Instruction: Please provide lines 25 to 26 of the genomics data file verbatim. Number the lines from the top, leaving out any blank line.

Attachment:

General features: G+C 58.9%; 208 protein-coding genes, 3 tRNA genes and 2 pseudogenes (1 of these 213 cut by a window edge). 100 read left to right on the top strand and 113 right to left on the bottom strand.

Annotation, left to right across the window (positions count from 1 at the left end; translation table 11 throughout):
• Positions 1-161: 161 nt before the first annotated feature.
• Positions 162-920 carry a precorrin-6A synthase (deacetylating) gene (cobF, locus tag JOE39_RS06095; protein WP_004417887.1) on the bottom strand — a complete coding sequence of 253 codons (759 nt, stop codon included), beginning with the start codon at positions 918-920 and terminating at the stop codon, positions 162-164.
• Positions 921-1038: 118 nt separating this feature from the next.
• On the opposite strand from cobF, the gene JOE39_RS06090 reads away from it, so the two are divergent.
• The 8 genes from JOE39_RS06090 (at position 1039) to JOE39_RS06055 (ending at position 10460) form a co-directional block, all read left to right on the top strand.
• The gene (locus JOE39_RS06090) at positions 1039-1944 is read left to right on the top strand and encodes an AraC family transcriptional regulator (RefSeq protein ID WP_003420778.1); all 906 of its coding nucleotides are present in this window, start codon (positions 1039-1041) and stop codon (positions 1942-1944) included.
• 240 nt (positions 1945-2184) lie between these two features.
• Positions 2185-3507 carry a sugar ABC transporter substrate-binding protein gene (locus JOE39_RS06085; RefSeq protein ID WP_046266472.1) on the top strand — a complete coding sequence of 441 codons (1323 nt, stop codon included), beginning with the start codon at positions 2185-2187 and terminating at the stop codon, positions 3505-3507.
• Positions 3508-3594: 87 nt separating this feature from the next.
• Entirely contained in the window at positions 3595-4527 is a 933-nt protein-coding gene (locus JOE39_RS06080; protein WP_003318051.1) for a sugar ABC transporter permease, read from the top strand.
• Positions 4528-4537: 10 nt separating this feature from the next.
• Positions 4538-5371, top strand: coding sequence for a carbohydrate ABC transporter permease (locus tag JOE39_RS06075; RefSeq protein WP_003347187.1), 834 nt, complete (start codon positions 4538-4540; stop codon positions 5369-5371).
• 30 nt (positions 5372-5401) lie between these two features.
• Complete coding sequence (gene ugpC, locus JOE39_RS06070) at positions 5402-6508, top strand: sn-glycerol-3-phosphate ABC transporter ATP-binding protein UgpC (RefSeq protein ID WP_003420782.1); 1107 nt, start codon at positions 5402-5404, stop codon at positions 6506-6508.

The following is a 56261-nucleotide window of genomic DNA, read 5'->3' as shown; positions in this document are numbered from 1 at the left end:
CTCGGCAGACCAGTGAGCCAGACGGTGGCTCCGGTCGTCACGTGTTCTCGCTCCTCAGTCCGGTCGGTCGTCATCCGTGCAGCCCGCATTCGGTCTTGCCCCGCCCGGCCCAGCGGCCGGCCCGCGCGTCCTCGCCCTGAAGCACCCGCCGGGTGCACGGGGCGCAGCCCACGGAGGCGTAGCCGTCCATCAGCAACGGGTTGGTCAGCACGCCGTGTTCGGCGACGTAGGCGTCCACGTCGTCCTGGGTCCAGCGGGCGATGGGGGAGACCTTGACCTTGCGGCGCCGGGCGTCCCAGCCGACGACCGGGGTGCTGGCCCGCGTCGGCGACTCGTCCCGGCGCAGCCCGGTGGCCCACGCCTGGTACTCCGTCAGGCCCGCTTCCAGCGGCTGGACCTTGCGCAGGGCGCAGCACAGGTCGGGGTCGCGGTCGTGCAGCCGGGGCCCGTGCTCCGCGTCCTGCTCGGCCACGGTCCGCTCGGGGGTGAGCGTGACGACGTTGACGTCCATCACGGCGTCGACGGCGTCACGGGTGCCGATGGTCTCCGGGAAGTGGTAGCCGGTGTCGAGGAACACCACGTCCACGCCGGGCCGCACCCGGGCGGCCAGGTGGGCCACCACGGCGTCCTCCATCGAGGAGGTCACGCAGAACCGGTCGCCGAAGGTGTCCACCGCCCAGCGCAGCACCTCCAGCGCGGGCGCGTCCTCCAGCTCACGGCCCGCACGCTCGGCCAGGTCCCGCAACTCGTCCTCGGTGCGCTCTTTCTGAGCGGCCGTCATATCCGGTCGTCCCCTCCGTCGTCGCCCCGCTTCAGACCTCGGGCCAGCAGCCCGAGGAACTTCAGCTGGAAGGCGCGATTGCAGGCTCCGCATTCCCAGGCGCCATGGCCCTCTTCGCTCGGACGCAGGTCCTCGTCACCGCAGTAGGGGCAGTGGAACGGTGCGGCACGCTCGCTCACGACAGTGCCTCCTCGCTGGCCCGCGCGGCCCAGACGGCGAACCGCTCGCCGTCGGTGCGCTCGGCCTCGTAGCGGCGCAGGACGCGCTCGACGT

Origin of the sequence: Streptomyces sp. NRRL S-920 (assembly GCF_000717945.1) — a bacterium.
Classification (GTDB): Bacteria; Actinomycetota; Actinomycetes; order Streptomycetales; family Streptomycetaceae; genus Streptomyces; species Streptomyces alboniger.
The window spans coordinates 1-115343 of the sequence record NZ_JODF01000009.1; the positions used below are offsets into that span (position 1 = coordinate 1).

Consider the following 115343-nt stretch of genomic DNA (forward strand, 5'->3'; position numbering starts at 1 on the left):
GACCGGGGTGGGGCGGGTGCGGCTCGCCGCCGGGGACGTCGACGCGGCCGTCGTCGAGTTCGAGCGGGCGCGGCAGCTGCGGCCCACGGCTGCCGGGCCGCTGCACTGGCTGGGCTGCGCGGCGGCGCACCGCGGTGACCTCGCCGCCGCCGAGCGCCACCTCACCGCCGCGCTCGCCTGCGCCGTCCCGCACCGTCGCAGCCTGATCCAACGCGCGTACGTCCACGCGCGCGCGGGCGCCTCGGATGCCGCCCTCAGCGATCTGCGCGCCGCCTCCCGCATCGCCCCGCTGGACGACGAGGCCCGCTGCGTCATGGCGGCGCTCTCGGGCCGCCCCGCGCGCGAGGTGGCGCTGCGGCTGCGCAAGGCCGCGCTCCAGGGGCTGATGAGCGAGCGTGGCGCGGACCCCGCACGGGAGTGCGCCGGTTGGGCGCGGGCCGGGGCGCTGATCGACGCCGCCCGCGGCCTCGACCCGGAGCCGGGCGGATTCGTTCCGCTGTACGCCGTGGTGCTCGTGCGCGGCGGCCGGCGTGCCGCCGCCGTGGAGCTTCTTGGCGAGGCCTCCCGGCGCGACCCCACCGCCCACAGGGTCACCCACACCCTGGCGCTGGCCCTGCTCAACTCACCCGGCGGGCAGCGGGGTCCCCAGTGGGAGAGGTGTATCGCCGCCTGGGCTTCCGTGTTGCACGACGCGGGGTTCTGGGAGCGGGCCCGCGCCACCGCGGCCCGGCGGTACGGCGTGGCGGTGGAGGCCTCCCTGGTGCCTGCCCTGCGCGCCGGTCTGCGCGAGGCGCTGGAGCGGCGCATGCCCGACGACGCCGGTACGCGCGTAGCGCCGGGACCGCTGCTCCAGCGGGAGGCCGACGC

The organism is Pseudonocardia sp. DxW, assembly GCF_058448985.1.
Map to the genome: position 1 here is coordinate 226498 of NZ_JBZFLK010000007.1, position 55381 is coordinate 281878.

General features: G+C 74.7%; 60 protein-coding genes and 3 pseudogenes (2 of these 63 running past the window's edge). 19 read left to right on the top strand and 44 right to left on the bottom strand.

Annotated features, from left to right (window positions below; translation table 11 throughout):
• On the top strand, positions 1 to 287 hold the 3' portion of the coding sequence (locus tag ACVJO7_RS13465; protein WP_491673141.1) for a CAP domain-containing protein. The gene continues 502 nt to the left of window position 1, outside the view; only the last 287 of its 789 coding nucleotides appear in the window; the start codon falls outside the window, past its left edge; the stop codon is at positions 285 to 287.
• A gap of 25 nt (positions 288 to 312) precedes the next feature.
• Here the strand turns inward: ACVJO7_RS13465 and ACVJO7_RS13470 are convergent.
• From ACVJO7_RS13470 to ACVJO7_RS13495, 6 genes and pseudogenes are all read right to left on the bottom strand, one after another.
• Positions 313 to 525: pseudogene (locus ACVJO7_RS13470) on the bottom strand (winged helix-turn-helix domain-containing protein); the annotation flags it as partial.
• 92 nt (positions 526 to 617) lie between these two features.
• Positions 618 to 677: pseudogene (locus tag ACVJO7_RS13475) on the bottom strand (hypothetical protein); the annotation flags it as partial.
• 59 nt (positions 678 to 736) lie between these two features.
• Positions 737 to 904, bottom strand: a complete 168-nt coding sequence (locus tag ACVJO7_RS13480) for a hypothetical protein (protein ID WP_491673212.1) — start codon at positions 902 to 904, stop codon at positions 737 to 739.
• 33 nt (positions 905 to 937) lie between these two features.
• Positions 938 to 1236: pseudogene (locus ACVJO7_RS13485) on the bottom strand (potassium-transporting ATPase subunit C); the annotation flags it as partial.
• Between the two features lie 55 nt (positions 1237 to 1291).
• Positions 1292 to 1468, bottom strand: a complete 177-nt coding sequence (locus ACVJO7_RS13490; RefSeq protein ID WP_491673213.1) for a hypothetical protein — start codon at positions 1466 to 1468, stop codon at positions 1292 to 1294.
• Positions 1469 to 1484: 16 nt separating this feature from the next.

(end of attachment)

Map to the genome: position 1 here is coordinate 226498 of NZ_JBZFLK010000007.1, position 55381 is coordinate 281878.

General features: G+C 74.7%; 60 protein-coding genes and 3 pseudogenes (2 of these 63 running past the window's edge). 19 read left to right on the top strand and 44 right to left on the bottom strand.